Like many former English Anglican clergy of my generation I grew up at a time of liturgical change. I can still recite by heart some of the liturgy of the 1662 Book of Common Prayer which I learnt as a child. By the time I went to Theological College we were moving through Series 2 (different ‘shape’ but traditional language) to Series 3 (modern ‘you’ form English). I was taught to celebrate the Anglican Eucharist in conformity, as far as possible, with the rubrics of the 1970 missal, and I recited the Divine Office with its 5-fold daily pattern. Even when, as an incumbent in the C of E, I felt obliged to use authorised forms, I stretched this to include the four-fold daily office published by the Society of St Francis (the Anglican Franciscans) as I found the provision of only two, albeit substantial, services a day to be inadequate.
As for language, I had never been a particular lover of the 16th century English is which the Book of Common Prayer is written. And although I thought the 1980 Alternative Service Book rather ‘thin’ in its language, I admired the attempts (often successful in my opinion) in Common Worship to develop a rich and resonant liturgical language. If only its theology of the Eucharist and the life of the world to come had been as good! But that, as they say, is history.
One of the features of the Ordinariate has been the compiling of a distinctive liturgy, as part of the family of Roman rites. The decision was made early on to use traditional English (in the thee/thou form) and to include prayers written or translated by Archbishop Cranmer, and the Psalter of Miles Coverdale. There have been some Ordinariate congregations who have found this liturgy to be exactly what they want and need, and others who have not. But we have been encouraged to use these forms, and they are part – though my no means the only part – of our patrimony, our inheritance as Anglicans who have been reconciled into the wider Church. How might a former Anglican find his or her way into the Ordinariate liturgy, without just abandoning the way of praying which has become spiritually ingrained. I came up with an idea while at Douai Abbey on retreat.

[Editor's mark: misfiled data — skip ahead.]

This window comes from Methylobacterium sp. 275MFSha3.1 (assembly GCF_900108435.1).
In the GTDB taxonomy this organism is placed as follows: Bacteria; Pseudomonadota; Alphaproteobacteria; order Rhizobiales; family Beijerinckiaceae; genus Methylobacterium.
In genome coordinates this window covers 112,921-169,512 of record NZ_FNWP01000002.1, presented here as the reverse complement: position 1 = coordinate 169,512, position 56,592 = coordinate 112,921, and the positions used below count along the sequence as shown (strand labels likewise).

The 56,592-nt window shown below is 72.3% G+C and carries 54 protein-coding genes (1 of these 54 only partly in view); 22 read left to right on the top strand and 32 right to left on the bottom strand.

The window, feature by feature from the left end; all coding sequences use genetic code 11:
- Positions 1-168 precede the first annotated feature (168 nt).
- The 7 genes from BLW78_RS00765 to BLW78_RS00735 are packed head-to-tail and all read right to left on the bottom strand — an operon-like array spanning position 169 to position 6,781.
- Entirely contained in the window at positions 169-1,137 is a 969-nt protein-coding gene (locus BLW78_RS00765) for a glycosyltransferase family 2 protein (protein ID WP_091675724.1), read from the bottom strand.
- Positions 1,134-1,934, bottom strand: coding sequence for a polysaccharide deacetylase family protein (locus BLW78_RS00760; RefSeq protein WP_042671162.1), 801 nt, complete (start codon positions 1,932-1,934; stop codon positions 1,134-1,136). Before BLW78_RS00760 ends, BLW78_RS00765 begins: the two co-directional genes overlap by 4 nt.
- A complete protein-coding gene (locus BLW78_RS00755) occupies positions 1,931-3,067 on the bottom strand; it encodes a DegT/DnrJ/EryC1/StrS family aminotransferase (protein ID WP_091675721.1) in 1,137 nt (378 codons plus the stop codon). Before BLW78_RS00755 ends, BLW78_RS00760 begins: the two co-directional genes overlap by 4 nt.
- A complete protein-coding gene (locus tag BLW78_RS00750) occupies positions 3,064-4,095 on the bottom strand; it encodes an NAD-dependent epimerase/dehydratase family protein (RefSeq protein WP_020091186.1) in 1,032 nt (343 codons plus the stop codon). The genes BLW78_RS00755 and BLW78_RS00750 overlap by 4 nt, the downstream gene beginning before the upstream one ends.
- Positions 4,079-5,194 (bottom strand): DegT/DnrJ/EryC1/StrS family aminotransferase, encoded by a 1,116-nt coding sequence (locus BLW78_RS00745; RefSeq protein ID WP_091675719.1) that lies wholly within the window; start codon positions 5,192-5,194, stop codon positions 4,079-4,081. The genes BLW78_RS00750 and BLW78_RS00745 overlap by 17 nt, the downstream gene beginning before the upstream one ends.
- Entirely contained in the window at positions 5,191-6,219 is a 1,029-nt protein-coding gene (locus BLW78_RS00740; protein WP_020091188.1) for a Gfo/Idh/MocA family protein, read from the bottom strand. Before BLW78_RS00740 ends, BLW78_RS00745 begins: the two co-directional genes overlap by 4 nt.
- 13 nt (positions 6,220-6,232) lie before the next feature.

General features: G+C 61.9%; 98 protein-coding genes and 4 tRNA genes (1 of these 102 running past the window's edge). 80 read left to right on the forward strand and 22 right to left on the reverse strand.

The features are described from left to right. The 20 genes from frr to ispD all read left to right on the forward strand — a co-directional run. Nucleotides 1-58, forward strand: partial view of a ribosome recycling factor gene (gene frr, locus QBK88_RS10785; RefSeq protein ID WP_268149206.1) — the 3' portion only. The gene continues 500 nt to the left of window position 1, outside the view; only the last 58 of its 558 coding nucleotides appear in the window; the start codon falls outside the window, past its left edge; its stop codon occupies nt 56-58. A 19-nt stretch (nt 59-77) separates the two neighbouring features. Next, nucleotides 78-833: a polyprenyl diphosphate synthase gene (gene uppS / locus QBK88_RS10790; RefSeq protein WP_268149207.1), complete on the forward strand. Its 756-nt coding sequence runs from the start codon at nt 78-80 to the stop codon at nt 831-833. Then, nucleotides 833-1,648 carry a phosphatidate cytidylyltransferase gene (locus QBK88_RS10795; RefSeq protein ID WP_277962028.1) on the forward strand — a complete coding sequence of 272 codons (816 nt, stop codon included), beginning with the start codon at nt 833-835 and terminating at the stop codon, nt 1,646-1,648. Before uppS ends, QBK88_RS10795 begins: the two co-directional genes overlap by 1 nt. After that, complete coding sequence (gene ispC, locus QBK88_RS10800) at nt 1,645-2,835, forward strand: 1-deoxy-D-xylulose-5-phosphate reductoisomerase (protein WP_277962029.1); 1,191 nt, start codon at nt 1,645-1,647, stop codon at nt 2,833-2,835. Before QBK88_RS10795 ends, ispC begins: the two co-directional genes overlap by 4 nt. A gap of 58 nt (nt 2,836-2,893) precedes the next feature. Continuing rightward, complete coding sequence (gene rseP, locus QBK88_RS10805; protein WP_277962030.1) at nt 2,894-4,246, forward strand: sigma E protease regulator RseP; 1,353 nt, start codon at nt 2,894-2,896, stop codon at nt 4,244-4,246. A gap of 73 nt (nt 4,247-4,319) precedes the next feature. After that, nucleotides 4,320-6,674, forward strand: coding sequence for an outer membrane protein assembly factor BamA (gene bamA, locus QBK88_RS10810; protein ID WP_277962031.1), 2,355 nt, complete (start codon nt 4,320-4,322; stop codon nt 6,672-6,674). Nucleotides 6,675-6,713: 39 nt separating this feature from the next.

There the monastic community uses a five-fold Office, but continues to sing latin Vespers from the old Breviary every day. And that is what I am trying with Evensong i.e. The Divine Office for Readings, Lauds, Prayer during the Day, and Compline – but Evensong in place of Vespers. It is permitted to use the four week psalm-cycle of the Divine Office in the Ordinariate Office, in the Coverdale version, and the New Testament Canticle(s) in place of the Nunc Dimittis which is part of Compline. The advantages of this pattern are not insignificant. For a retired priest two Offices plus the Mass means a substantial start to the morning, and Evensong with two Scripture Readings, Creed and Collects in addition to psalms and Canticles, provides a fuller time of prayer in the evening, while still leaving Compline as night prayer on going to bed. In addition it is compatible with the rest of the Daily Office. Disadvantages? You need several books instead of one, which makes it impossible to say the Evensong while travelling. But here the internet is invaluable, and it is not difficult to down-load psalms and collects – in fact most of the variables. Yes, it means loose-leaf-folder liturgy, but in this time of change that is unavoidable.